Category Archives: Bike

To my bike…

Just wanted to say thanks.

Thanks for being there when I was angry, upset or just plain peopled-out. You have always been a safe haven for me, a way for me to get out my aggression and frustration that’s healthy and much much better than taking it out on those I care about.

Thanks for the time to think, the time to be alone, the time to remind myself that I don’t have to be what everyone expects or perceives me to be.

Thanks for being a safety valve, a place to go when everything is getting to be too much and I can feel my emotions bubbling over and going to places I don’t want to go. Thanks for being something that I look forward to, a bright spark when all looked pretty dark around me.

But best of all, thanks for the joy and the pleasure that you bring into my life. I can be in the foulest mood but I know that time spent on my bike will fix all that. It’s so good to be able to reconnect with a younger, less troubled version of myself.

Thanks for the time spent out in the sunshine. And, to a lesser degree, in the rain. Thanks for reminding me that I happen to live in a pretty amazing country and that there is much to appreciate.

Sometimes the riding hurts so much but that’s more than made up by the times it comes so easy and I feel like I’m flying. It’s worth it – the tired heavy legs, the sore butt, aching back – it’s so worth it.

Road to recovery

It feels like it’s been an eternity since my accident but sometimes it feels like hardly any time has passed at all. Life has been a bit busy I guess…

I’m not where I thought I would be. I think I had some idea that my shoulder would just get better and everything would go back to how it was before. I don’t know why I thought this when all the medical people I saw told me it’d never be 100% again. Still, the problem isn’t with my arm per say, it’s with my shoulder. Technically my shoulder wasn’t actually injured but it’s what has been completely and utterly screwed up.

I have reasonable mobility – no frozen shoulder for me – but it’s not great. When most people lift their arm above their head, their shoulder will stay down and stable. Mine doesn’t do this. When I lift my arm above my head (ignoring the fact that I can’t lift it the whole way), my shoulder rolls forwards and up. When I’m standing, you can see that I hold my shoulder more awkwardly than the other. It rolls forward but I can’t stop myself from doing it.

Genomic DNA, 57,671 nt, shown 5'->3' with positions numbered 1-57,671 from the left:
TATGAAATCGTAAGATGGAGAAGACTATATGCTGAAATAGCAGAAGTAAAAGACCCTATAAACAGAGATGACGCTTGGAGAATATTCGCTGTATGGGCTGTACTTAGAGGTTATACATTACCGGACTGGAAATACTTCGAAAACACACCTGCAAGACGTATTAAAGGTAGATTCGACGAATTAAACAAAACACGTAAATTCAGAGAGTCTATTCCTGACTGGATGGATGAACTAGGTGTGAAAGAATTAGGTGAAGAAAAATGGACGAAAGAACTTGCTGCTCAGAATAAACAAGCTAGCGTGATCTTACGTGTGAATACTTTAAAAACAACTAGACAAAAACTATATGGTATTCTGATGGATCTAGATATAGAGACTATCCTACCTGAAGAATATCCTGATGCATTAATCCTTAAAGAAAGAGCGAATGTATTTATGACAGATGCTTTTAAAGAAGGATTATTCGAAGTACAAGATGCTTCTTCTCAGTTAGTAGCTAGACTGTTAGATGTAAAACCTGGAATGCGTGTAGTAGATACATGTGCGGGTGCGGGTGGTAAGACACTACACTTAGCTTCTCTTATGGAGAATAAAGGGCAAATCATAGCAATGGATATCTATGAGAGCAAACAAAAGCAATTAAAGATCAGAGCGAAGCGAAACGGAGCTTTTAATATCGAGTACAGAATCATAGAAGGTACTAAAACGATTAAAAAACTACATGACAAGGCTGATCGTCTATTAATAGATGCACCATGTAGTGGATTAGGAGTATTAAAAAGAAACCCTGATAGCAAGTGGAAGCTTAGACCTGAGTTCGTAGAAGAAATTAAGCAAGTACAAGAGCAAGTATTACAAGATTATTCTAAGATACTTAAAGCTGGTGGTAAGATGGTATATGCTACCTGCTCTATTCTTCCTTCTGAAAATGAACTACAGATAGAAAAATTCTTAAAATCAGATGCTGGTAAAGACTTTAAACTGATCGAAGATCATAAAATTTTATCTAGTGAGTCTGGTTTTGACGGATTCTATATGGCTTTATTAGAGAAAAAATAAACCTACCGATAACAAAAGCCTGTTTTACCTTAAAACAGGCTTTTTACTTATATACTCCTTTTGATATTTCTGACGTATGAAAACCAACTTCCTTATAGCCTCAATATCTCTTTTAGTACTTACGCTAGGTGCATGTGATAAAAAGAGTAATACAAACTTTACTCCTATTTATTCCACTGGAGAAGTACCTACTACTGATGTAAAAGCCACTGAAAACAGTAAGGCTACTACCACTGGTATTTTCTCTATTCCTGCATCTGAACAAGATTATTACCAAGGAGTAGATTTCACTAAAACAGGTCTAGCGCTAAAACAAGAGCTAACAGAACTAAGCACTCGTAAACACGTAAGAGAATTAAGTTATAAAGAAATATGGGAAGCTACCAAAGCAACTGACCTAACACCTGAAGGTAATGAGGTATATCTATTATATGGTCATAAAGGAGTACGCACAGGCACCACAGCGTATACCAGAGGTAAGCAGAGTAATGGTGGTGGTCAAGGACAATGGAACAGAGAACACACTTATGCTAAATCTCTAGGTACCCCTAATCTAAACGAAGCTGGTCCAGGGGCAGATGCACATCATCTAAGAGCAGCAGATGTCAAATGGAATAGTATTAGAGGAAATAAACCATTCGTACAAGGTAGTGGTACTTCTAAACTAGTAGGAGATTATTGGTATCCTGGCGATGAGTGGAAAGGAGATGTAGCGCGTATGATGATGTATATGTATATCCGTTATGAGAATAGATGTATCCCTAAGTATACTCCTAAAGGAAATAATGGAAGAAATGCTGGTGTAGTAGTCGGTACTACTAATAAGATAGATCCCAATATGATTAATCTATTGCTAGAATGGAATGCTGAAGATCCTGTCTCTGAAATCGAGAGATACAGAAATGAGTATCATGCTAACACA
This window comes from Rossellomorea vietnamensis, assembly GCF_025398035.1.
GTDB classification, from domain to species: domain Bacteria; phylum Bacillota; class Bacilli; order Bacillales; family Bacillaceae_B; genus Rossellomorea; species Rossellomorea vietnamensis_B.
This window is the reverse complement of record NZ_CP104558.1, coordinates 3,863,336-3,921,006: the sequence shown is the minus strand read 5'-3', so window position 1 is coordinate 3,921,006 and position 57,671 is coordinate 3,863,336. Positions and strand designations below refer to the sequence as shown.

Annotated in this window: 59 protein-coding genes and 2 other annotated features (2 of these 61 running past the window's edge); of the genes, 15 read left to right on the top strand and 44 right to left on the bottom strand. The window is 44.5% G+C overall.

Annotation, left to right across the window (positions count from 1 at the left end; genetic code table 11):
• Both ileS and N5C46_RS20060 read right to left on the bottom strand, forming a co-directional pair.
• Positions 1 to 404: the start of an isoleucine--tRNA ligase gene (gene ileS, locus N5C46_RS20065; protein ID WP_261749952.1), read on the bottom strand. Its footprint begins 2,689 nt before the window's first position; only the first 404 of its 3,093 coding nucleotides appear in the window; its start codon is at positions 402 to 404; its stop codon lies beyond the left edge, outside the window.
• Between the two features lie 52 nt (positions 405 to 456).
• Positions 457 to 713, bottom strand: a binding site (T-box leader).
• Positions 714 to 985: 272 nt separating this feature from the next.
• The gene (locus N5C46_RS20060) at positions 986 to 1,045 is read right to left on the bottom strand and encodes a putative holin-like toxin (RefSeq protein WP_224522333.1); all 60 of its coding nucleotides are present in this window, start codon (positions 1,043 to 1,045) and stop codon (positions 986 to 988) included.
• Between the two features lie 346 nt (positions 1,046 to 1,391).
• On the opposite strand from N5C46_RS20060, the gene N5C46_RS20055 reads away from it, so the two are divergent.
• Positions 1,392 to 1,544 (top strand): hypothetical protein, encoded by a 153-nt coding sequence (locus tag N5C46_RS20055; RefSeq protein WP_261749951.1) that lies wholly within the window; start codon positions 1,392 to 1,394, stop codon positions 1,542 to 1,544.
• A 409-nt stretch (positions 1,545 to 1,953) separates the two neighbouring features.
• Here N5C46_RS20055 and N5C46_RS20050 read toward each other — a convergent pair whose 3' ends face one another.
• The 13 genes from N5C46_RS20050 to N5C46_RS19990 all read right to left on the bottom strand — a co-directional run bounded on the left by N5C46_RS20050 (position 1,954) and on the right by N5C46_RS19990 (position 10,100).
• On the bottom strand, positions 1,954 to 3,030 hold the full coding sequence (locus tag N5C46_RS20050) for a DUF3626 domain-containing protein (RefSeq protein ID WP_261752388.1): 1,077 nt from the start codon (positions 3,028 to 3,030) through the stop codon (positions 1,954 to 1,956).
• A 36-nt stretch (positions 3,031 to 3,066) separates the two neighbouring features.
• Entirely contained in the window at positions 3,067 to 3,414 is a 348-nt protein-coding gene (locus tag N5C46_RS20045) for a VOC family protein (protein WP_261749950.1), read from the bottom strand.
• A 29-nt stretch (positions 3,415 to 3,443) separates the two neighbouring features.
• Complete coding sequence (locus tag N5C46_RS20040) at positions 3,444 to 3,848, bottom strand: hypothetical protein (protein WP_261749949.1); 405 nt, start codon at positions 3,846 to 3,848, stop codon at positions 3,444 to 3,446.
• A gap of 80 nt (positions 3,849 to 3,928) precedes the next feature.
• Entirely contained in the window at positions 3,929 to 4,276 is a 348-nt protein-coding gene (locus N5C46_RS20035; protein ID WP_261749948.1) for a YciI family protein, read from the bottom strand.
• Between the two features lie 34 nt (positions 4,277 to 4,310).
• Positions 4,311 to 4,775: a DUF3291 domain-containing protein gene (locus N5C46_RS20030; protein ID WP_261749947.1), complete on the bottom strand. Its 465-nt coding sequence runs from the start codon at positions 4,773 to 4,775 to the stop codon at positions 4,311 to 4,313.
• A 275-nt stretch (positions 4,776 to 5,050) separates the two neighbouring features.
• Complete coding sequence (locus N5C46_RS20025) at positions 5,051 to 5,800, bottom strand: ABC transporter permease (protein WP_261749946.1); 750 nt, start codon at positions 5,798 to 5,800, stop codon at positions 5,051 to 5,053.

I’ve been doing clinical pilates twice a week since about June last year. It has helped. I am getting stronger but I know my arm is still so weak in comparison to what it used to be like. It’s so frustrating and so sloooooooooow. My shoulder can make some pretty terrible noises too. I often hear it grinding away and other times it makes a pretty horrible crunching sound. My physio has assured me that the crunchy noises are fixable as it’s just the joint playing up but it can still be pretty alarming.

The real concern is that I still have pain where the break is/was. It’s not constant but according to my physio I shouldn’t be experiencing any pain at all in that area. It could mean that I have bone spurs or calcification. So it looks like I need to see an oesteo surgeon. I, at least, need a scan to see if there’s anything going on with the break. The idea of tiny bits of bone floating around in my arm is more than a little disconcerting.

I guess I shouldn’t be complaining too much. At least my arm works. I can pick Juno up and carrying her around. It is hard though. She gets heavy for me pretty quickly and I have to either sit down or put her down. I wanted to use our carrier a lot but I can’t because it puts too much pressure on my shoulder. But soon we should be able to start putting Juno in it using the back carry (Juno back pack!!) so hopefully that’ll be easier for me.